Big Charlotte physician group supports treasurer’s health care pricing strategy

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Tryon Medical Partners, the Charlotte area’s biggest independent physicians’ practice, says it signed a contract to join the North Carolina State Health Plan network. The move aligns the 90-physician group with State Treasurer Dale Folwell’s plan for a reimbursement schedule that the N.C. Healthcare Association has attacked with a multimillion dollar advertising campaign suggesting patient service disruption and major financial harm to the state’s hospitals.

The N.C. State Health Plan covers more than 700,000 teachers, state employees and retirees, making it the biggest health care purchaser in North Carolina. Folwell wants to use that size and clout to force changes in payments to hospitals and physicians.

Tryon Medical Partners CEO Dale Owen, a cardiologist, says he has discussed the contract with leaders of 10 other major medical groups in North Carolina that employ more than 800 physicians. He isn’t sure how many will also sign up for the state program.

“The treasurer is taking a big step and should be congratulated for heading this up,” Owen says. “We need to understand that we’re all going to have to buckle up here locally and across the nation because change is going to be the status quo. Things can’t continue the same way.”

Folwell’s “Clear Pricing Project” changes how health care providers are reimbursed. Some providers, including hospitals, will feel financial pressure because the prices paid by the State Health Plan will be tied to those paid for federal Medicare programs. Most general-practice physicians are expected to receive increased reimbursement, while many specialists will experience decreases, Folwell says. State hospital representatives say the plan could pose serious financial peril for smaller N.C. hospitals, a view that Folwell rejects.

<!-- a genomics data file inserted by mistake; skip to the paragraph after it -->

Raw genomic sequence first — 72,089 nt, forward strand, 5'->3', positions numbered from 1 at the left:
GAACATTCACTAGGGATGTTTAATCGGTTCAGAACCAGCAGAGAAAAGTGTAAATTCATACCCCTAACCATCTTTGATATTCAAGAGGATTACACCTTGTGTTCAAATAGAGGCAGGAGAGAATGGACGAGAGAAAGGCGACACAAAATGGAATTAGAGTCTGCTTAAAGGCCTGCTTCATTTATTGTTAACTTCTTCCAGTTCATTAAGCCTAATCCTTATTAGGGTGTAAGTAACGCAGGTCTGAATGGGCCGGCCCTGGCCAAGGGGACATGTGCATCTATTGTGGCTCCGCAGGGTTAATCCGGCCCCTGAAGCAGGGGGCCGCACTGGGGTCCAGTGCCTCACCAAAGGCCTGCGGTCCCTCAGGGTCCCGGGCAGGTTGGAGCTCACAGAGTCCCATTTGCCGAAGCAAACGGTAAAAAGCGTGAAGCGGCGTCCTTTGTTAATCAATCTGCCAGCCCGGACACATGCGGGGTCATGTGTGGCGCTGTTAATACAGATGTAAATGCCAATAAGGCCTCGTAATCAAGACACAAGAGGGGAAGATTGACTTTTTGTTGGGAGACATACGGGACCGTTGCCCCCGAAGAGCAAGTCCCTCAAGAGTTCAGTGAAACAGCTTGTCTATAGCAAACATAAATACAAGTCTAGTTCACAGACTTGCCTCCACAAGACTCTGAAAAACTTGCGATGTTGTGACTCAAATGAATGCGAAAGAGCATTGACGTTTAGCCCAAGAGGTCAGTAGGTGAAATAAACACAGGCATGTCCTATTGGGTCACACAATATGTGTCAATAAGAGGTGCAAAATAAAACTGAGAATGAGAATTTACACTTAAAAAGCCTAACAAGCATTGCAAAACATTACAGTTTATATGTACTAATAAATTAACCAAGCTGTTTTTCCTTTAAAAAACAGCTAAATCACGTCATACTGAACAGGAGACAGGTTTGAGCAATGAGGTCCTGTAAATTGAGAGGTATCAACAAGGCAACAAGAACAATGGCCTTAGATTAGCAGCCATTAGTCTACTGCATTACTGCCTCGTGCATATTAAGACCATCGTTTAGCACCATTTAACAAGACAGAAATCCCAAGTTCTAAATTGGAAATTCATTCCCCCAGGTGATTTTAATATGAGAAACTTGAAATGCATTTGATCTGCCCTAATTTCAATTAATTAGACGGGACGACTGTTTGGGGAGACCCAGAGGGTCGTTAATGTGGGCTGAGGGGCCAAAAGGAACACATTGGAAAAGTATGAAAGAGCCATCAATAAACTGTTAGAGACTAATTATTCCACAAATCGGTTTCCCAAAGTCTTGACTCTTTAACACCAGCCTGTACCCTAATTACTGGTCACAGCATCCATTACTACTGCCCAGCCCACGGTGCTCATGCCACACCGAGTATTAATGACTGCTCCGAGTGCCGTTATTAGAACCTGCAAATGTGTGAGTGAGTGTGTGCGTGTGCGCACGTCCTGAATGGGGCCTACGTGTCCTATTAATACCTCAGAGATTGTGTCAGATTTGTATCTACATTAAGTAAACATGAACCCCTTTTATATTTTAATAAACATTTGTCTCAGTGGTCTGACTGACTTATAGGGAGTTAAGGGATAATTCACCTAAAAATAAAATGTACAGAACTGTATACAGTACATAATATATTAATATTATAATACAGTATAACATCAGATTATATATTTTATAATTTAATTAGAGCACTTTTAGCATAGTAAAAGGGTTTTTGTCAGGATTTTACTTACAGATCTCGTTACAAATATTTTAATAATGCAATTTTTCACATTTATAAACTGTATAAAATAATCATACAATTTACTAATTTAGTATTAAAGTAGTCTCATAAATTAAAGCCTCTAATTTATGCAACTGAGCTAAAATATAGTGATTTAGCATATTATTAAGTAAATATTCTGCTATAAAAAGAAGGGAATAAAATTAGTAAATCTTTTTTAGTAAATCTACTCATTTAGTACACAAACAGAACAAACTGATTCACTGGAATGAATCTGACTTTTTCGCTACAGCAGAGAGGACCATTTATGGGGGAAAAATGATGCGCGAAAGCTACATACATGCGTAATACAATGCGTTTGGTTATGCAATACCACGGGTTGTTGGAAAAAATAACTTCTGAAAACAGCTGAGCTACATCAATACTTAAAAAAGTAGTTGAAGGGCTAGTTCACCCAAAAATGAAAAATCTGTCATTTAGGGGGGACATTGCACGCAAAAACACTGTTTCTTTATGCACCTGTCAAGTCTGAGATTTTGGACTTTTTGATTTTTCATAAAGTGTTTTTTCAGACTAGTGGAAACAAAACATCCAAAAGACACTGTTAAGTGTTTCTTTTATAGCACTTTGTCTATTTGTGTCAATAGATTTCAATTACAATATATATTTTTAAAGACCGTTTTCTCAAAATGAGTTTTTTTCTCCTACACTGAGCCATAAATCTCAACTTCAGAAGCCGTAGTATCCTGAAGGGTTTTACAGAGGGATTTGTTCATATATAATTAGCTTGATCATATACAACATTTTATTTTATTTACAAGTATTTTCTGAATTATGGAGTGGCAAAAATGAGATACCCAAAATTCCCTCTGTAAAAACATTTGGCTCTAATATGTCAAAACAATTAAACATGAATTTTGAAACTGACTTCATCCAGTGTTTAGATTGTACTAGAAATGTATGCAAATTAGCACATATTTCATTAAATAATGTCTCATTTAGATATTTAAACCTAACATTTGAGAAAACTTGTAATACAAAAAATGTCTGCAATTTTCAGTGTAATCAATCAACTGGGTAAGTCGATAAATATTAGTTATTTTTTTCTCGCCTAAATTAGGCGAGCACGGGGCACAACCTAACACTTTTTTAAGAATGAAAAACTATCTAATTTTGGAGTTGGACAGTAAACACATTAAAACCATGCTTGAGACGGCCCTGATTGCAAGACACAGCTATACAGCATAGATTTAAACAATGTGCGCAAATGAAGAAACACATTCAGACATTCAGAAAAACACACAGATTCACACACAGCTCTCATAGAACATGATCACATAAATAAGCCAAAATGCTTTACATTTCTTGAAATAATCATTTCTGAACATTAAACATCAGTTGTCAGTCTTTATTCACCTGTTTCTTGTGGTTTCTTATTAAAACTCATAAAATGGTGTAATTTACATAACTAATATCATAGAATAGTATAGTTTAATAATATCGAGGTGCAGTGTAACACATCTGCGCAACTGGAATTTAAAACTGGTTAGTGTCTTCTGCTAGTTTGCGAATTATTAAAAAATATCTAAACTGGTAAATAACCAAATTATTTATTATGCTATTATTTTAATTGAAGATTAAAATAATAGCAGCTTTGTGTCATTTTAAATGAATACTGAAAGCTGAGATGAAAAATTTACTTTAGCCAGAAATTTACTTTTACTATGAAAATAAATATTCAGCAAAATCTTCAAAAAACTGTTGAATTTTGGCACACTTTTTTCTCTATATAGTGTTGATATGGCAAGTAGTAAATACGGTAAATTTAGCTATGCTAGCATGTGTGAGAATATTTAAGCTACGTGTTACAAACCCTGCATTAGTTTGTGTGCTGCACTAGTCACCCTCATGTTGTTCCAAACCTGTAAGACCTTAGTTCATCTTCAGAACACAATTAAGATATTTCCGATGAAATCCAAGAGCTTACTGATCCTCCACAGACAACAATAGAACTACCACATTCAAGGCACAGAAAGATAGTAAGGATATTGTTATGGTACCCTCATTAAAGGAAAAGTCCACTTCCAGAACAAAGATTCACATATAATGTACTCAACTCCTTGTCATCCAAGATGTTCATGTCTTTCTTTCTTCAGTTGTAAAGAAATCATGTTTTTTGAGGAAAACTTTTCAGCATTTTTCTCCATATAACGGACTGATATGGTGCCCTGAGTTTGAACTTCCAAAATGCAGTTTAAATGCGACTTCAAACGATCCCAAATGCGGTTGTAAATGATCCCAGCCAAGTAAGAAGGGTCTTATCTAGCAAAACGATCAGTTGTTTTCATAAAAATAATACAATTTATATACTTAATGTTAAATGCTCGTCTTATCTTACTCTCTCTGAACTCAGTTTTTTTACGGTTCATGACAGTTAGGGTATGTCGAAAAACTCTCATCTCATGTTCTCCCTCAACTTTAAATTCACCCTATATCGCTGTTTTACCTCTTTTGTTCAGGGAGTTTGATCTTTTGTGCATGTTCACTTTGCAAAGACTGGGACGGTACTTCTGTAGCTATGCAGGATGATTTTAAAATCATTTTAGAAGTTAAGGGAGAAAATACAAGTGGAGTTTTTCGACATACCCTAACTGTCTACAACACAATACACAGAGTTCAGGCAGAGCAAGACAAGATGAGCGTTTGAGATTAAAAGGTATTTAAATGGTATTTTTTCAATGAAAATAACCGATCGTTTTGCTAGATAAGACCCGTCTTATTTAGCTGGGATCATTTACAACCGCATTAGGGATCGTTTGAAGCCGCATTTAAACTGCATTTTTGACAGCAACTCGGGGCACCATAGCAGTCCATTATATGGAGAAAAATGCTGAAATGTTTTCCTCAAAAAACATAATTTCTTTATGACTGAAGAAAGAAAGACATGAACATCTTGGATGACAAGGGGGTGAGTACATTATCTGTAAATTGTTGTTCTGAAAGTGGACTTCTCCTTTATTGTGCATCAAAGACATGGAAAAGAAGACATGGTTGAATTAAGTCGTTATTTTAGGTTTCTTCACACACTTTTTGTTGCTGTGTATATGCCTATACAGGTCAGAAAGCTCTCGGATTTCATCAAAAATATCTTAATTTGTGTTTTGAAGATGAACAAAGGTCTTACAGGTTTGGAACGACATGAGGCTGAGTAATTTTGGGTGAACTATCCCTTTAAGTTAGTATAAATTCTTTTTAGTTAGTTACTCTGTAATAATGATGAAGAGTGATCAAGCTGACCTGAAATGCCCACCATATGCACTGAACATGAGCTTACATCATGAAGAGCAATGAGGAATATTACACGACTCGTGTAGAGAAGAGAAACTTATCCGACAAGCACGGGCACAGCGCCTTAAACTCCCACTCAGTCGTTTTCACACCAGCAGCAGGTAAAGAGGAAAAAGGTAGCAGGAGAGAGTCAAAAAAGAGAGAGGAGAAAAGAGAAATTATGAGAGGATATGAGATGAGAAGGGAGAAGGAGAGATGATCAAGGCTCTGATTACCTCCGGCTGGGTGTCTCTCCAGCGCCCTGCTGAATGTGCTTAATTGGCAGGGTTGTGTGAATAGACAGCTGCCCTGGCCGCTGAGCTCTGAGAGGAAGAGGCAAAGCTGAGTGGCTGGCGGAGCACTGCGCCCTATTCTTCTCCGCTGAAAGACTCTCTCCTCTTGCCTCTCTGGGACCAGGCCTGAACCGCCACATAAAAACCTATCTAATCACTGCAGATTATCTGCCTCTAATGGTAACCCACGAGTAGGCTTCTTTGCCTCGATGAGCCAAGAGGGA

Earlier this year, the N.C. House of Representatives passed a bill requiring Folwell to delay rollout of his pricing plan, which is expected to start in 2020. It would require a study on how providers are paid. But the N.C. Senate hasn’t acted on the measure.

Tryon Medical Partners was formed last year by more than 80 physicians who had previously worked for Atrium Health Mecklenburg Medical Group. The physicians filed a lawsuit contending Atrium engaged in anti-competitive behavior, leading to a settlement last July. Tryon now operates eight clinics in Mecklenburg County and serves more than 100,000 patients.

“We cannot be more pleased that Tryon Medical Partners is one of the first and largest practices to join our new network,” Folwell said in a press release.

The state’s hospital industry views Folwell’s plan as a short-term solution that doesn’t address key issues underlying the rising cost of health care. The industry favors “valued-based care” efforts that prompt hospitals to take on more financial risks for patient outcomes rather than traditional fee-for-service models. That approach lacks specificity and hasn’t blunted rate increases, Folwell says.

Folwell contends his plan will save $305 million over the two-year budget cycle, a savings of about $216 a year per beneficiary.

The N.C. Healthcare Association issued this statement:

“With the recent presentation of non-negotiable contracts to healthcare providers across the state, the Treasurer has put access to care for state employees, teachers, and retirees, as well as more than 9 million other North Carolinians, at risk. NCHA and our members stand firm in our belief that the old-fashioned fee for service arrangement the Treasurer is pushing is not the best option for state health plan members. They deserve the best we can offer and we have proven that a value-based care approach, focused on improving and maintaining health, is the best path forward for the State Health Plan.”

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